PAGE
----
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Insights for Marketers Making Podcasts and Video Shows

Marketing Showrunners covers the movement of marketers making shows to build brand affinity.

By: Tallie Gabriel on September 18th, 2019

Why a Marketing Sage is Creating a Netflix-Style Podcast Show

As marketers, we are generally practical people. (And if we’re not, say, the most naturally practical of folks, we’ve worked out our logic muscles enough because our careers depend on it.) We like data and statistics — or, at least, our jobs rely on our ability to analyze them and recognize a strong trend when we see it.

Most successful marketers are also equipped with a healthy dose of skepticism, because, let’s face it: we recognize more than anyone (except maybe salespeople) when we’re being targeted or sold to. 

So, of course, we’re not typically ones to take too much stock in people who say they can predict the future — unless this future prediction is based on a lifelong passion for marketing, expertise in theory, and a career spent uncovering what makes marketers successful.

These are the foundations of Mat Sweezey’s marketing predictions. And now, he’s saying that we’re on the brink of a marketing revolution — and the brands that will emerge victorious will be those that prioritize resonance over reach.

A Modern-Day Marketing Medium

When it comes to marketing, Mat Sweezey knows what he’s talking about. Principal of Marketing Insights for Salesforce, he’s the author of the first practical guide to marketing automation, a renowned speaker, and the creator of an extremely rad podcast.

He also has a knack for predicting the trends that will captivate marketers and the industry as a whole.  

How did a normal guy with a business agriculture degree become the go-to guide to the future of marketing? It all started with passion.

When you ask most children what they want to be when they grow up, you’ll likely get an answer that is exciting, fun, or heroic. An astronaut. A rock star. A firefighter. Few kids have an intrinsic love for marketing at an early age. Mat was not your typical tyke.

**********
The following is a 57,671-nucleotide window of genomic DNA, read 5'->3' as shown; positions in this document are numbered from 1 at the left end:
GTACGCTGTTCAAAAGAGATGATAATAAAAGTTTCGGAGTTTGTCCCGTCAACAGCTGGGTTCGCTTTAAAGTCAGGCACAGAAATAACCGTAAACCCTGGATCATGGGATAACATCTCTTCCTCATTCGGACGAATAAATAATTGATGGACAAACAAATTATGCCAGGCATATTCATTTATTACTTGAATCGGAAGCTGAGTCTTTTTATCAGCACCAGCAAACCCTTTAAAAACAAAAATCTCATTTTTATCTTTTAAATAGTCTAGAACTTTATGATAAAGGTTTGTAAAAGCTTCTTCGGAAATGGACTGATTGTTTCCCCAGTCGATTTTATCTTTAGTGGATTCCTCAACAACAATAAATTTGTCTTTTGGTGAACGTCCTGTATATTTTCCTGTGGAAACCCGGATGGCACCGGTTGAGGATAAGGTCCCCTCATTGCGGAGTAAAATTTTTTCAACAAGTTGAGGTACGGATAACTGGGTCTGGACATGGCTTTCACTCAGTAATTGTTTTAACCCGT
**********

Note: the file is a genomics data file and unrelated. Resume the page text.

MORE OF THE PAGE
“I made my first ads and flyers, designed them on my first PC to advertise my babysitting and dog-walking business in my neighborhood, stuffed them in everybody’s mailboxes, made other designs, like business cards, for people, my grandfather. At 65, he started a construction company with his buddy, and they called it Old Man Construction. I made him a business card for that,” Mat explained. “It’s something that’s always fascinated me since I was a child, a very small child. I always knew I wanted to do marketing in some way, shape, or form.”

This early love led Mat down a fairly unconventional route. Never one to feel stifled by systems, Mat attended college for agriculture when a low accounting grade failed to secure a spot for him in business school. The agriculture school conveniently had a business for agriculture program that focused more on practical economics, so Mat’s Plan B ended up being a perfect fit. After graduating, he became a success in his first job selling copy machines — a job he took because he felt a strong sales background would only help him as an eventual marketer. And then? In a fashion that seems so unequivocally Mat after speaking to him, he created his own marketing campaigns to land a job in his dream field.

Marketing Himself

“I would identify my targets, basic marketing plan, right? Figure out who you want to reach,” explains Mat. “Then I would do a lot of deep research on these individuals. I would research where they went to school, I would find common connections, and then I would set a budget. My budget was anywhere between $50 and $100 at this point in time. 

I used the analogy of the seed. I was 24 at the time or maybe younger than that, probably 22, and I said, ‘Plant me in your organization. I’ll grow.’ I put together a little clay pot, a Ziplock bag of soil, a packet of seeds, and a note. This was all inside of a box. On the outside of the box, I had a sticker that said, ‘Open promptly for freshness.’ That was how I got people to open it. Then it was sent directly to the CEOs of the organizations that I wanted to work for. 50% of them called me back. Not a lot of people were hiring at that point, so a lot of them were calling me back and saying, ‘Oh my God. I wish I had a place to put you. We just don’t have a place.’

Well, then finally somebody did, and so they put a sticky note on my resume, handed it to HR, and they said, ‘Hire this kid.’”

Once hired, Mat applied this same technique to the accounts he targeted. He had phenomenal success breaking into accounts by targeting execs, finding clever and stand-out ways to get their attention, then winning them over with practical, applicable ideas. He used creativity to gain attention — and then he leveraged his lifelong interests and experience to hold it. But launching a career as a marketing luminary was hardly all smooth sailing. 

The “Infinite Media” Revolution is Nigh

Mat’s ability to predict the future of marketing is rooted in plenty of time and experience, but there’s one trait that stands out above the rest: Mat’s a theory expert.